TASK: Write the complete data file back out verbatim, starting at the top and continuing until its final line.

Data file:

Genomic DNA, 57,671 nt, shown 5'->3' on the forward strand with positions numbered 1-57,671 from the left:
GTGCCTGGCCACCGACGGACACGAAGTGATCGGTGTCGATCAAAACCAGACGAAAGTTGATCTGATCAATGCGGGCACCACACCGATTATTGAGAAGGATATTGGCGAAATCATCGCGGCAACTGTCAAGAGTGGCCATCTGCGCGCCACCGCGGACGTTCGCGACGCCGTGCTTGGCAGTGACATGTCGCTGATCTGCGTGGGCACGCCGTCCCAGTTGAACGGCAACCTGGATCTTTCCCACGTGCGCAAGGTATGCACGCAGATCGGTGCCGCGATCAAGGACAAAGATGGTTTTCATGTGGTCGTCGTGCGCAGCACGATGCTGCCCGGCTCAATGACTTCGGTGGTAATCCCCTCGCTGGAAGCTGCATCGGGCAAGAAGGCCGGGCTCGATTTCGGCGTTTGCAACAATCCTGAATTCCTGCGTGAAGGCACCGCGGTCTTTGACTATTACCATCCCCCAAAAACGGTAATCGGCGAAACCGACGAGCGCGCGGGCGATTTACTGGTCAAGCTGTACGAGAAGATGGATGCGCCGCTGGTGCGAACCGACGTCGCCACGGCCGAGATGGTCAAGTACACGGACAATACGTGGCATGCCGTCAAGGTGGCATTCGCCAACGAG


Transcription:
Genomic DNA, 57,671 nt, shown 5'->3' on the forward strand with positions numbered 1-57,671 from the left:
GTGCCTGGCCACCGACGGACACGAAGTGATCGGTGTCGATCAAAACCAGACGAAAGTTGATCTGATCAATGCGGGCACCACACCGATTATTGAGAAGGATATTGGCGAAATCATCGCGGCAACTGTCAAGAGTGGCCATCTGCGCGCCACCGCGGACGTTCGCGACGCCGTGCTTGGCAGTGACATGTCGCTGATCTGCGTGGGCACGCCGTCCCAGTTGAACGGCAACCTGGATCTTTCCCACGTGCGCAAGGTATGCACGCAGATCGGTGCCGCGATCAAGGACAAAGATGGTTTTCATGTGGTCGTCGTGCGCAGCACGATGCTGCCCGGCTCAATGACTTCGGTGGTAATCCCCTCGCTGGAAGCTGCATCGGGCAAGAAGGCCGGGCTCGATTTCGGCGTTTGCAACAATCCTGAATTCCTGCGTGAAGGCACCGCGGTCTTTGACTATTACCATCCCCCAAAAACGGTAATCGGCGAAACCGACGAGCGCGCGGGCGATTTACTGGTCAAGCTGTACGAGAAGATGGATGCGCCGCTGGTGCGAACCGACGTCGCCACGGCCGAGATGGTCAAGTACACGGACAATACGTGGCATGCCGTCAAGGTGGCATTCGCCAACGAG